Sunday, July 12, 2009

KTL - s-t

KTL are Stephen O' Malley (Sunn O))), Khanate et al) and Peter Rehberg (Pita).

"It is interesting then to hear this collaboration purely from a historical standpoint; the two musicians reside in seemingly totally different areas of the musical spectrum, yet on listening to KTL it seems like a match made in heaven (or maybe hell...). We begin the journey with 'Estranged' - a 25 minute exploration into gothic ambience, which maybe edges closer to Burzum's ritualistic (and prison-bound) electronic work or the icy cave-scapes of Thomas Koner than the ear-bludgeoning noise-fest you'd expect. Slowly O'Malley's guitar is introduced, creaking and scratching its way into the sound field and coming up to the fore only briefly in the final quarter of the piece. A nice way to lull the listeners into a false sense of security, this cavernous chunk of gloom is followed by the first part of four 'Forest Floor' tracks, which with a skeletal finger ushers us into O'Malleys black-metal inspired world while allowing Rehberg to conjur up wobbling sub-bass frequencies and horrifying electronic noise. The second part pushes us more definitely into Rehberg's world as distorted squeals erupt over O'Malley's bass drones; this is extreme music as it should be, all-encompassing and visceral, rich in imagery and deadly in it's statement. By the time we reach the third part our bodies are already battered and sliced to ribbons so we are pushed beneath a thick swamp as Rehberg processes the sludge and doom so synonymous with O'Malley's name and makes it sludgier and... well... more doomy. This is where you realise this is music that simply must be played at a high volume. Like Tim Hecker's incredible 'Harmony in Ultraviolet' the distortions and computer-processed sounds only reveal themselves when the decibel level pushes the point of discomfort. The fourth and final part of the quadrilogy is probably the closest to 'proper' black metal, with heavily distorted riffs bursting through the crumbling noise and coming across like a Xasthur track playing in a room next door, I keep expecting Malefic's throaty groans to appear horrifically on top, but they never come. Now the disc takes a turn, after the narrative epic that was 'Forest Floor' we are heralded out of the album with 'Snow', a track which to me sounds what I imagine it would be like to be trapped in an underground storage unit in Siberia. It's frightening but at the same time strangely beautiful, and as chains clank and metal scrapes against metal you become somehow drawn in to the intense imagery that has been left exposed. The density of the previous tracks is sidestepped for a more minimal approach which strangely enough enhances the terror and dread felt across the whole disc. 'KTL' is easily one of the most involving and simply horrific discs I've heard this year; it marks a disparate new phase in doom music and is the finest exploitation movie you'll never see. A huge recommendation." - Boomkat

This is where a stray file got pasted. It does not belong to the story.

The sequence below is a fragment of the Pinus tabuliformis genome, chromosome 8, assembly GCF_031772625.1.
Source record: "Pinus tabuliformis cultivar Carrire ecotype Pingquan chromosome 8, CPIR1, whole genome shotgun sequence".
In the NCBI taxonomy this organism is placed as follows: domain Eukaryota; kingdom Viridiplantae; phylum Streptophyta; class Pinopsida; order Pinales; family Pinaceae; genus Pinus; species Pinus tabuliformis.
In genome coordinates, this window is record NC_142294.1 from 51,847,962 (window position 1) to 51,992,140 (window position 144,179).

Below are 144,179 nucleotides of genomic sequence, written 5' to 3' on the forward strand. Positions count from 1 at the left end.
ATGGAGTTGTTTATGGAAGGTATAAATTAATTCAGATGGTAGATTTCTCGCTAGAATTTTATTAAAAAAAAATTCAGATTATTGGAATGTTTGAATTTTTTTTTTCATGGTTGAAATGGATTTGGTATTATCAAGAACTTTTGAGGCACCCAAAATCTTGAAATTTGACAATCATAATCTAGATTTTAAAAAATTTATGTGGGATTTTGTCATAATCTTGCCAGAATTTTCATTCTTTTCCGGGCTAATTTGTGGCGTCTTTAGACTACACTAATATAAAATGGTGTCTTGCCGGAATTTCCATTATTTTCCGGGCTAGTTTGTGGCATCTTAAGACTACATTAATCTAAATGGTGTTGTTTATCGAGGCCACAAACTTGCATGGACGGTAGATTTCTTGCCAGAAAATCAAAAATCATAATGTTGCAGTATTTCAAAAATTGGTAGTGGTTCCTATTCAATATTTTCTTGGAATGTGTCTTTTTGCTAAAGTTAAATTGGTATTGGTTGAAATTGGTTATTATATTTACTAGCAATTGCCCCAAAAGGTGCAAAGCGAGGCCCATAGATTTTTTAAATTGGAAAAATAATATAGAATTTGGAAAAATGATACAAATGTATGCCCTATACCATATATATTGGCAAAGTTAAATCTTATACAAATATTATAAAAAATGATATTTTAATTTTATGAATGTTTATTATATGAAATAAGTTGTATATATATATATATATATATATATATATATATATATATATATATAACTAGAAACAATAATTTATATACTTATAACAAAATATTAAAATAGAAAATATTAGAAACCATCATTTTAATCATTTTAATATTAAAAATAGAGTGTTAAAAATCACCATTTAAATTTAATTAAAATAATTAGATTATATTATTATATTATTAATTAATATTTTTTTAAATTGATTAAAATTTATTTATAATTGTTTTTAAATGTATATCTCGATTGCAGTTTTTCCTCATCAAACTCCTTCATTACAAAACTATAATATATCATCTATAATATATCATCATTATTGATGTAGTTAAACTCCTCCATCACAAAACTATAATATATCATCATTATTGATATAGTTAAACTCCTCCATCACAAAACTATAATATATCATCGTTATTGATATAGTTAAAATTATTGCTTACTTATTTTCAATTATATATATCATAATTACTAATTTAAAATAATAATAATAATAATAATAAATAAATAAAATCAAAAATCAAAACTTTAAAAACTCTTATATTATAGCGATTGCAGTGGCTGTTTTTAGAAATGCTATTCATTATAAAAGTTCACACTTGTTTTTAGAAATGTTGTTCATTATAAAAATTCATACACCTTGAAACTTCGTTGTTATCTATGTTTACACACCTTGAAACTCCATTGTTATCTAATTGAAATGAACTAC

Douchejan Stevens